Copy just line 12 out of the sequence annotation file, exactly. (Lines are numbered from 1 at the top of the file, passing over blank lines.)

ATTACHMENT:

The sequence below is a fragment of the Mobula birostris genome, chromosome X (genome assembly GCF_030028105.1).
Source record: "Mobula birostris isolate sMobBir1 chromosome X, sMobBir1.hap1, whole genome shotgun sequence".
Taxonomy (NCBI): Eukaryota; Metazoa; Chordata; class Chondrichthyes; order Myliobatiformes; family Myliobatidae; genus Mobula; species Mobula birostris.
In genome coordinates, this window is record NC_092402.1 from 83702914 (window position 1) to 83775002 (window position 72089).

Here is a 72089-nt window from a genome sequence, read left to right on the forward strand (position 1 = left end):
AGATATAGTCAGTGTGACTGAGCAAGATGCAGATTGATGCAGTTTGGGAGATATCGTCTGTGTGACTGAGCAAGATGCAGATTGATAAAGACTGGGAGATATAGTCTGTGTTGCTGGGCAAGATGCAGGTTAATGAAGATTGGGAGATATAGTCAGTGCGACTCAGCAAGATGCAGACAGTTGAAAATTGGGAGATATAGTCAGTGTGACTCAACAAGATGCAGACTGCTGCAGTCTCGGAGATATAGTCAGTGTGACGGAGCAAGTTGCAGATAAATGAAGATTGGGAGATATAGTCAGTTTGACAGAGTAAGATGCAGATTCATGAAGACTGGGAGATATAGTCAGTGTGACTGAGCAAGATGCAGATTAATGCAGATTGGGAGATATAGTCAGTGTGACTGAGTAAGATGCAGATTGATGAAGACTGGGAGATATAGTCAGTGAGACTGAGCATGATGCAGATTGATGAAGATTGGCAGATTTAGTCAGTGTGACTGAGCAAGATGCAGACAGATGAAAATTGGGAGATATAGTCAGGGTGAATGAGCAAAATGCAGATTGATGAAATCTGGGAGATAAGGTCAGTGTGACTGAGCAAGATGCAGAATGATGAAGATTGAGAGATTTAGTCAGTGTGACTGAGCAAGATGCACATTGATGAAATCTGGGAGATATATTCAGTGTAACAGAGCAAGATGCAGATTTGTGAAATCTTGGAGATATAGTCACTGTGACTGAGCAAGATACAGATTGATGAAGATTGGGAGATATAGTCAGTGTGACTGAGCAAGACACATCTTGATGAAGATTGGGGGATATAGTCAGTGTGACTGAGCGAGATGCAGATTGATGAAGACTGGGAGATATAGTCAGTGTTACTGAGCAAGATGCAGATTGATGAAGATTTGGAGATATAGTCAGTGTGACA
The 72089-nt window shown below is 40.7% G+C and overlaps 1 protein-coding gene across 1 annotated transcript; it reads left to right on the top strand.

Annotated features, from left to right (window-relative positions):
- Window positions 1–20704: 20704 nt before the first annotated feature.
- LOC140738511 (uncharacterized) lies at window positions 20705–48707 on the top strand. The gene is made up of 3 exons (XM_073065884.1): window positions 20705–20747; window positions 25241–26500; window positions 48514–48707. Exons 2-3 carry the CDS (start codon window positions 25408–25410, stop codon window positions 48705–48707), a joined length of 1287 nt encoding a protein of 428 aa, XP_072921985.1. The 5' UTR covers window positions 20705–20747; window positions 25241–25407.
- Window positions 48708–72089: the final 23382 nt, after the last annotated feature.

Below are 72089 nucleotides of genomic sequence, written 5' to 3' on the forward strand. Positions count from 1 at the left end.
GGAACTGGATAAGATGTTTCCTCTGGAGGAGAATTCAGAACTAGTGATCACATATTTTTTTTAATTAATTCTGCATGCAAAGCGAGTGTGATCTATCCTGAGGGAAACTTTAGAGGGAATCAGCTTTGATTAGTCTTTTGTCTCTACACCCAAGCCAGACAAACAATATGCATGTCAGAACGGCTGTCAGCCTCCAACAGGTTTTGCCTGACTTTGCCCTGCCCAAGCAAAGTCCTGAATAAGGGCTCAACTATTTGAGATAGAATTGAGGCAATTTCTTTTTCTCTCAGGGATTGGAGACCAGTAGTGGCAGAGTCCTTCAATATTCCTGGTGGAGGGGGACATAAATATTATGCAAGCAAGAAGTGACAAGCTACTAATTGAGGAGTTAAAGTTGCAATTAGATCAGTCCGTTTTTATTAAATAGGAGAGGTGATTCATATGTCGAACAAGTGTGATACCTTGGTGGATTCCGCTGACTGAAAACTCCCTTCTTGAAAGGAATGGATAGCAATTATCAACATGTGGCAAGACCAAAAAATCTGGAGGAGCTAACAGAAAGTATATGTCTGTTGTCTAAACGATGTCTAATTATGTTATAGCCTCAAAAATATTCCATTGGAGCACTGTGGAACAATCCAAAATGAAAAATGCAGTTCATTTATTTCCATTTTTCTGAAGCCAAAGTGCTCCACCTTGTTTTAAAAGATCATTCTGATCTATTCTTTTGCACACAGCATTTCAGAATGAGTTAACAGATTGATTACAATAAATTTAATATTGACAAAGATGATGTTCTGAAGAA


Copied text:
Below are 72089 nucleotides of genomic sequence, written 5' to 3' on the forward strand. Positions count from 1 at the left end.